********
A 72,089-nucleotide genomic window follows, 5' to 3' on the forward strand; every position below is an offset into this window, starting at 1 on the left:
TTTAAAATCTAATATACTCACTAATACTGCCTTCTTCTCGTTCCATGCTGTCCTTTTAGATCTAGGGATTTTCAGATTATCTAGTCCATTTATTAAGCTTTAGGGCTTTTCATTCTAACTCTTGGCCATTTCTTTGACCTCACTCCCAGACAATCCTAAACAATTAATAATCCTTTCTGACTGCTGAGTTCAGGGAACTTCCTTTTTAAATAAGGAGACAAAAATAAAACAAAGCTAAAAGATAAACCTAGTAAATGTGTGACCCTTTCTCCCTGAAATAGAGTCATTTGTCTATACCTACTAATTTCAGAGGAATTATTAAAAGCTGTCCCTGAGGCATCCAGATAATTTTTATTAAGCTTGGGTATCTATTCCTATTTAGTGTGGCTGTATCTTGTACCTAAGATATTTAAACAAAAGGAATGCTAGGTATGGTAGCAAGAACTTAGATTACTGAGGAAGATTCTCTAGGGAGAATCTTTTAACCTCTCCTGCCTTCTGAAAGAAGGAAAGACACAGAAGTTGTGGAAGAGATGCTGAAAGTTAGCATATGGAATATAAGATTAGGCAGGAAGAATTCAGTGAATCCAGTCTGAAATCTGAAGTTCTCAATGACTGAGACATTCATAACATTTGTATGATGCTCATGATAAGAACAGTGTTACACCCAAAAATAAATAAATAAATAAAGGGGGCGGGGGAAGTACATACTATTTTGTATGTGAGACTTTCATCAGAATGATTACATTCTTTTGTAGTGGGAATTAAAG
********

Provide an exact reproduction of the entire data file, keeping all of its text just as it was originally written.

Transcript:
A 72,089-nucleotide genomic window follows, 5' to 3' on the forward strand; every position below is an offset into this window, starting at 1 on the left:
TTTAAAATCTAATATACTCACTAATACTGCCTTCTTCTCGTTCCATGCTGTCCTTTTAGATCTAGGGATTTTCAGATTATCTAGTCCATTTATTAAGCTTTAGGGCTTTTCATTCTAACTCTTGGCCATTTCTTTGACCTCACTCCCAGACAATCCTAAACAATTAATAATCCTTTCTGACTGCTGAGTTCAGGGAACTTCCTTTTTAAATAAGGAGACAAAAATAAAACAAAGCTAAAAGATAAACCTAGTAAATGTGTGACCCTTTCTCCCTGAAATAGAGTCATTTGTCTATACCTACTAATTTCAGAGGAATTATTAAAAGCTGTCCCTGAGGCATCCAGATAATTTTTATTAAGCTTGGGTATCTATTCCTATTTAGTGTGGCTGTATCTTGTACCTAAGATATTTAAACAAAAGGAATGCTAGGTATGGTAGCAAGAACTTAGATTACTGAGGAAGATTCTCTAGGGAGAATCTTTTAACCTCTCCTGCCTTCTGAAAGAAGGAAAGACACAGAAGTTGTGGAAGAGATGCTGAAAGTTAGCATATGGAATATAAGATTAGGCAGGAAGAATTCAGTGAATCCAGTCTGAAATCTGAAGTTCTCAATGACTGAGACATTCATAACATTTGTATGATGCTCATGATAAGAACAGTGTTACACCCAAAAATAAATAAATAAATAAAGGGGGCGGGGGAAGTACATACTATTTTGTATGTGAGACTTTCATCAGAATGATTACATTCTTTTGTAGTGGGAATTAAAG